And that was that. I don’t think he asked. DH brought Dub home, along with a prescription for antibiotics and a brochure for Chesapeake Veterinary Cardiology Associates. I wish I could make this funny somehow, but I can’t summon it. Dub’s bumbling around the house in his cone of shame isn’t even amusing; this dog, of all dogs, should not be restrained or subdued. Both current and potential situations are against his nature. There has been no neglect or excess that could have caused this potentially very bad diagnosis. Potentially bad. We don’t know yet. May be nothing? But it may be something.

And at the moment I’m not feeling especially devoted or dependent. Just dumbstruck.

WTF?

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Dogs Are Good: A Riveting Update From Procrastinationville

So right. Nothing from me since August. And I have no excuses worth sharing — same old working-mother-back-to-school-gotta-go-pumpkin-picking bullshit.

A lovely lady I met at a baby shower sent me a note today asking for the link to my blog. I winced with great shame and considered not responding, because then I could feel even more sorry for myself and pine away with professional embarrassment… as any proper, no-good-quitter would.  Then I thought, hells no. I’m going to write a blog entry like a big girl who knows she should be writing — not in spite of her self-loathing and procrastinating ways, but because of them.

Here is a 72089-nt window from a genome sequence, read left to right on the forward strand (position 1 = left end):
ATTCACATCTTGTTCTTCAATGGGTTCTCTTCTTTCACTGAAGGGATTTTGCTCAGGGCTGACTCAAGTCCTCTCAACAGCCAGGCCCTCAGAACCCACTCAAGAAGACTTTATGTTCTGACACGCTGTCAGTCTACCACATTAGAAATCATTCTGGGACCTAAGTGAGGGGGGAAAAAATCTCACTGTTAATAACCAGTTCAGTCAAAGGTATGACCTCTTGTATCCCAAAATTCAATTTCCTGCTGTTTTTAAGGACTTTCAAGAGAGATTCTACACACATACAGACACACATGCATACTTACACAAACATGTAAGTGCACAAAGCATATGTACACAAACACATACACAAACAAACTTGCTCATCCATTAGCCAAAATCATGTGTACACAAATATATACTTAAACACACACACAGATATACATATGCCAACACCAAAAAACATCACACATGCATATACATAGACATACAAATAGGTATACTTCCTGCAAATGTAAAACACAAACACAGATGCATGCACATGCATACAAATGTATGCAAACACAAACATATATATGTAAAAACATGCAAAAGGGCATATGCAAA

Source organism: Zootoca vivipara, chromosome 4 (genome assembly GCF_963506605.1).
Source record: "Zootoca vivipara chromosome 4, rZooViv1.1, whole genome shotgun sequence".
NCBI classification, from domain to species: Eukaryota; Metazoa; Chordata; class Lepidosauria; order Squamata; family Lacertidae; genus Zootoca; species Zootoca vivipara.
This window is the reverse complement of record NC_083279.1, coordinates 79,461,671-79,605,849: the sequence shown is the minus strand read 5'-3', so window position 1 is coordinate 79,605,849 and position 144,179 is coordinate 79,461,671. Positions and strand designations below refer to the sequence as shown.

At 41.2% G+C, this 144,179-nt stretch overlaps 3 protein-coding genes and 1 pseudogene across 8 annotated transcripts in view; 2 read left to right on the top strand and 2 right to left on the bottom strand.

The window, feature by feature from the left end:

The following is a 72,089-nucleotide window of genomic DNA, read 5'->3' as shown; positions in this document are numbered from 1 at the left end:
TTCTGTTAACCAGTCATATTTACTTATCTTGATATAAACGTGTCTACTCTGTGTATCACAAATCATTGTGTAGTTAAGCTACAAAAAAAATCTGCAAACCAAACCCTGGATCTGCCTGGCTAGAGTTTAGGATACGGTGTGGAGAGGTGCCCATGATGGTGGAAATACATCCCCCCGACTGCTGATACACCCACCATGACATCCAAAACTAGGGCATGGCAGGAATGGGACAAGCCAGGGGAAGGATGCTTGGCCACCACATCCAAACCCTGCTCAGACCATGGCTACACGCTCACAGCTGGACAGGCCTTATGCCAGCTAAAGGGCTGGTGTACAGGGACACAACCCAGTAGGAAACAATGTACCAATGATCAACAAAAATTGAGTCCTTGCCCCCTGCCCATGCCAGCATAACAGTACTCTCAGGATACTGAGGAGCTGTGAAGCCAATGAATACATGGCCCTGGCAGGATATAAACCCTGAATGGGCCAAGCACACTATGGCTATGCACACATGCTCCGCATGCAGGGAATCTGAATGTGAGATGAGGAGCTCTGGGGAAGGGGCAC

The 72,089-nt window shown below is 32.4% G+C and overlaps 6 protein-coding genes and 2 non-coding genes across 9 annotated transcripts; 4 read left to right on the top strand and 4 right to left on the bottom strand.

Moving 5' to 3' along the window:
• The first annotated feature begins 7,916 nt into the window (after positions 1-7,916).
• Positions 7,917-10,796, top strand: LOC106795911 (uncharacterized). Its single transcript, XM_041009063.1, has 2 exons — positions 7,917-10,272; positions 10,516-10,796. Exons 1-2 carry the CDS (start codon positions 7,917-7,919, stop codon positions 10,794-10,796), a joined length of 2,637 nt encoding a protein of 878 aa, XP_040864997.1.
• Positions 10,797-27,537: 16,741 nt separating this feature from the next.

Sadie and Dub? The dogs are all good. Dub continues to poop in my house from time to time, which I find annoying but oddly forgivable. Poor guy. I think he’s actually so hyper and excited to play he forgets to poop when we take him out. Then he loses it around 4am. He does this usually on the mudroom tile. A lovely package to find on a chilly fall morning, while padding about in my UGG slippers.

Hey, it’s fall! I didn’t even write about our summer vacation yet!  Wait for it.. wait for it…

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Filed under Dog Training, Humor, writing

Do Not Push

So it read on the back of the dump truck in front of me in morning traffic: “Do Not Push.”  After 7 days alone with the kids and the dogs, it came as a divine intervention. 

I’m exhausted, and it ain’t over yet. 

First things first. Dub is fit as a fiddle, far as the vet can tell. He has the resting heart rate of a champion and the dog can catch a frisbee mid-flight with the grace of a gazelle, IF said gazelle could catch a frisbee and as far as I know, gazelles are not nearly that capable or entertaining.  

Dub in his natural state

Our fine vet, Dr. H., thinks the seizure was a fluke; he hasn’t had another. The blood work came back clean. And the vomiting was likely unrelated.  Or as I summarized for DH on the phone the night he called from Pune, “he’s a puker.”